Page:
Asia Times has previously reported on Taiwan’s vulnerability to a China blockade, with reports indicating that the island has only 11 days of natural gas and oil supplies suitable for 146 days.

China may have adopted a “squeeze and relax” strategy against Taiwan, combining snap military exercises around the island with strategic ambiguity, as any of those drills might already be the “real thing.”

Further, Dr Dennis Weng, speaking at a 2021 US-Taiwan Defense Industry Conference in Leesburg, Virginia, notes that Taiwan’s reliance on open sea lanes of communication and limited resources make it especially vulnerable to a Chinese blockade that aims to starve it into submission.

Another limitation of Taiwan’s porcupine strategy is that China may pursue a US-style “shock and awe” campaign to overwhelm its defenses. In a June 2022 article for Network for Strategic Analysis (NSA), Remy Carugati writes that China may use extensive missile and air strikes against Taiwan’s strategic government, military and civilian infrastructure to bombard Taiwan into submission.

Should China’s blockade or shock and awe campaign succeed, it would not need to put boots on the ground in Taiwan to achieve its surrender, rendering the latter’s porcupine strategy moot.

The US’ longstanding policy of strategic ambiguity on Taiwan may be counterproductive for the island’s defense. In a December 2021 article in War on the Rocks, Raymond Kuo mentions that US strategic ambiguity only encourages Taiwan’s current inefficient defense posture, which increases the self-governing island’s vulnerability in hopes of encouraging US intervention.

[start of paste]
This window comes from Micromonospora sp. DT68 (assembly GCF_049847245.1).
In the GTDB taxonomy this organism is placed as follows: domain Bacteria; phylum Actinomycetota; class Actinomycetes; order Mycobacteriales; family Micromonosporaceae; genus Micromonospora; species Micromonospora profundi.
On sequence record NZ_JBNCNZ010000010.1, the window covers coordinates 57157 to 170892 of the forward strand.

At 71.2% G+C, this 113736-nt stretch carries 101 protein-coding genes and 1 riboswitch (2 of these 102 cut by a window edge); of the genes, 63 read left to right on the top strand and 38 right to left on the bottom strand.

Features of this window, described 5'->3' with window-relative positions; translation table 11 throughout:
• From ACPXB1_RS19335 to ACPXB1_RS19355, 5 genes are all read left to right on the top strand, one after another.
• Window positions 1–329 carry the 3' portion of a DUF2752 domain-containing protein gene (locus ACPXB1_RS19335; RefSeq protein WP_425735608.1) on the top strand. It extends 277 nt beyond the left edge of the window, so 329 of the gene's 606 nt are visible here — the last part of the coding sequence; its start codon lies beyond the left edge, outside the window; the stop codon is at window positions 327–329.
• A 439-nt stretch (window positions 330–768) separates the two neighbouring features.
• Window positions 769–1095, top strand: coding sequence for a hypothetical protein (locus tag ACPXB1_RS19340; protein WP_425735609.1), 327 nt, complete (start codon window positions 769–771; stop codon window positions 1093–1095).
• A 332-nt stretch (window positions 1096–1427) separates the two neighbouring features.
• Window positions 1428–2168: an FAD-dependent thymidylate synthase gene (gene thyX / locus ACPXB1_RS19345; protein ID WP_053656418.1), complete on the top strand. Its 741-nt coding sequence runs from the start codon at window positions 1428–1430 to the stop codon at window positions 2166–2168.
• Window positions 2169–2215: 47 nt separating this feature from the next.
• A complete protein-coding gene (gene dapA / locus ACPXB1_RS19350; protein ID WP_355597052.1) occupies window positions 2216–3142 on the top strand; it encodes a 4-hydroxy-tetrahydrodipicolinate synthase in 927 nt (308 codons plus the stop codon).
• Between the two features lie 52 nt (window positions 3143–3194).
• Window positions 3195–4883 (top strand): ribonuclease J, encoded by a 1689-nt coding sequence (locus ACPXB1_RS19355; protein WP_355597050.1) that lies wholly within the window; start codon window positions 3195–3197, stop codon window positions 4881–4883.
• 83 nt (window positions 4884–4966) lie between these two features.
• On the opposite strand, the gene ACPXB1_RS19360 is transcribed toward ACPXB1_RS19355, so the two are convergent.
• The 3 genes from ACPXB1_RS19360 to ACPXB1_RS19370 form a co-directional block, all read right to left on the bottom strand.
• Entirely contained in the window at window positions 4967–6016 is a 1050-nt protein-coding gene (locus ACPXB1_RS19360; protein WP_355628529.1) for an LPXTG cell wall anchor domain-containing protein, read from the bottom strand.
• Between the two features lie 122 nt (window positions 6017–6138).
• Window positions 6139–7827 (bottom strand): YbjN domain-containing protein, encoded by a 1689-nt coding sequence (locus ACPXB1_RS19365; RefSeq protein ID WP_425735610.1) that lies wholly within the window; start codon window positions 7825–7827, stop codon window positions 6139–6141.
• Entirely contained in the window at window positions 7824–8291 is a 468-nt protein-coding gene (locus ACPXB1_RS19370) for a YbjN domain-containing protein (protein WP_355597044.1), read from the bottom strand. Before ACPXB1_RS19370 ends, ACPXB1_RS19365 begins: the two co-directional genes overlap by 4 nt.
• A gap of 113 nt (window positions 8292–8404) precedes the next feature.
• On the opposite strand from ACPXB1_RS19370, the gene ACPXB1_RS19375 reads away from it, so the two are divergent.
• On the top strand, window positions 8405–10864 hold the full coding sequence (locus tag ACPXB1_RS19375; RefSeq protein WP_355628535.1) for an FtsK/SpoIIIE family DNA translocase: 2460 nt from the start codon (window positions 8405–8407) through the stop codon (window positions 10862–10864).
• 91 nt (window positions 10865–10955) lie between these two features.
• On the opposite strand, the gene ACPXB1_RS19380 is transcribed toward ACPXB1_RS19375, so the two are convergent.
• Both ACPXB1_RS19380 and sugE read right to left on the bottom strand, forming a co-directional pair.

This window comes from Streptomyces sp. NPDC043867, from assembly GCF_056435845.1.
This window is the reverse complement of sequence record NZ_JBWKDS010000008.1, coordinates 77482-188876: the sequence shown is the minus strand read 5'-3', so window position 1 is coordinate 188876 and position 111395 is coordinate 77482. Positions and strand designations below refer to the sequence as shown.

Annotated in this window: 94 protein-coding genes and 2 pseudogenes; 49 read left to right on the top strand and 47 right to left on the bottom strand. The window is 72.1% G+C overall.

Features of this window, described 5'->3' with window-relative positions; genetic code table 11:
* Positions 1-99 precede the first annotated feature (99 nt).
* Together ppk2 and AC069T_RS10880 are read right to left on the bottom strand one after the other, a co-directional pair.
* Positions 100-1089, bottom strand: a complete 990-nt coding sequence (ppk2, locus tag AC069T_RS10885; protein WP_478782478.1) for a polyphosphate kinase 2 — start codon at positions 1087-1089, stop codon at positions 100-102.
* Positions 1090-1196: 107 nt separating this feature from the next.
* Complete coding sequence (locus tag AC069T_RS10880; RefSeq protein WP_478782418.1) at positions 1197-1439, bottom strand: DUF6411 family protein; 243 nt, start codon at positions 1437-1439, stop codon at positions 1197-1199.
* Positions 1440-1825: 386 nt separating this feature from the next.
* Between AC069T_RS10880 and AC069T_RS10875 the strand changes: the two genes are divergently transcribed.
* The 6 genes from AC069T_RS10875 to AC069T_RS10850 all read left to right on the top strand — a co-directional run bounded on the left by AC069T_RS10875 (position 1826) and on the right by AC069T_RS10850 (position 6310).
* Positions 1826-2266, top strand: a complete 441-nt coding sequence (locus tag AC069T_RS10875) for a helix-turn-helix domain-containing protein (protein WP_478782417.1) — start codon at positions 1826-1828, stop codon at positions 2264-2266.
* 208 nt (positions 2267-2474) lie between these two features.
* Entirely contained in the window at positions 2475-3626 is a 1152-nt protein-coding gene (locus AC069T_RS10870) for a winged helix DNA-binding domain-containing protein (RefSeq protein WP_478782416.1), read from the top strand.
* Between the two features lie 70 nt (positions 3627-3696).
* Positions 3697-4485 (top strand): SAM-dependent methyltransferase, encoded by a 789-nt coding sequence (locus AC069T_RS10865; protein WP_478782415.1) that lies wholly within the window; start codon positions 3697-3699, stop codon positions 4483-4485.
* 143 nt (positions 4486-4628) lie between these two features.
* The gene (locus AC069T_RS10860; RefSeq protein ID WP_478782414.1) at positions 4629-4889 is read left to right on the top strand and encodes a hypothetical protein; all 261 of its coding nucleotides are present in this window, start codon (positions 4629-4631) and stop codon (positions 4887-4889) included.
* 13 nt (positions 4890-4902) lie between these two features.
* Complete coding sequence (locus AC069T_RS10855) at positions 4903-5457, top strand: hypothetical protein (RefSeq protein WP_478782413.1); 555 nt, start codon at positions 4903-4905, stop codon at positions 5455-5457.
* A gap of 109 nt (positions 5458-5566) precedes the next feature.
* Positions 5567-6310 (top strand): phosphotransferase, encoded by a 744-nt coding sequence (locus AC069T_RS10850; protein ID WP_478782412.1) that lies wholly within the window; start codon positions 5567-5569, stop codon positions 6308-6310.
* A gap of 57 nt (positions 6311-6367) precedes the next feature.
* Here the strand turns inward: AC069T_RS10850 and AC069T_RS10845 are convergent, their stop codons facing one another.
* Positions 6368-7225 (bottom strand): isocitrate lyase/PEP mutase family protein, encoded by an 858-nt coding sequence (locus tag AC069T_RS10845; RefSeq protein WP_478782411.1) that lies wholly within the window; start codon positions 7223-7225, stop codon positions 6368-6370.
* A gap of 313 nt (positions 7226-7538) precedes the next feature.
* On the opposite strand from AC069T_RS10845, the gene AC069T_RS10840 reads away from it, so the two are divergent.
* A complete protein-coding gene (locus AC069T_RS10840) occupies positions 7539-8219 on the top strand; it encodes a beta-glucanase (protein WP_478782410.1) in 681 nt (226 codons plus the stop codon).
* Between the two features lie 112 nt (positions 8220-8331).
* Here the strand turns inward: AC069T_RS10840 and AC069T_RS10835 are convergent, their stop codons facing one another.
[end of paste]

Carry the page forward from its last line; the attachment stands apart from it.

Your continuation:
Asia Times has previously noted Taiwan’s preoccupation with acquiring costly, high-end, prestige assets such as frigates and fighter jets, with the idea of pitting Taiwan’s military against China head-on. However, this defense planning approach is destabilizing and unrealistic given the military disparity between China and Taiwan.

China has also been actively developing countermeasures to ward off US and allied intervention, ranging from “carrier-killer” DF-21 missiles and extensive naval mine warfare capabilities.

Taiwan thus may need to incorporate asymmetric counterstrike elements into its defensive strategy, given its vulnerability to blockade, shock and awe operations, and the counterintuitive effect of US strategic ambiguity on Taiwan’s defense.

Philip Orchard writes in a September 2021 article for Geopolitical Futures that Taiwan may be considering adopting a new “pit viper” strategy, emphasizing the ability to strike back and raise the political costs of any Chinese attempt at “reunification” through force. 

Long-range cruise and ballistic missiles would be viable cornerstones of a pit viper strategy, which the missile revelations indicate Taiwan may be pursuing alongside its better-known porcupine strategy.

As such, Taiwan may rely on cruise and ballistic missiles to put China’s major cities such as Beijing and Shanghai under threat while reserving its limited number of combat aircraft for its defense.

Taiwan’s corvette warships packed with missiles. Credit: Twitter

However, Taiwan would likely need a large arsenal of long-range missiles to deter China from imposing a blockade or mounting a shock and awe campaign in any conflict scenario. This approach would likely require maximum independence from foreign suppliers to manufacture missiles and launchers.

The strategy also implies the need for large stocks to maintain a high rate of fire over a prolonged period to prevent China from seizing the initiative and escalating hostilities in a shock-and-awe scenario.

While Orchard mentions that some in Taiwan are advocating for the acquisition of substantial counter-strike capabilities to deter China, he says that a Taiwan that could strike at mainland targets would be more dangerous and unpredictable.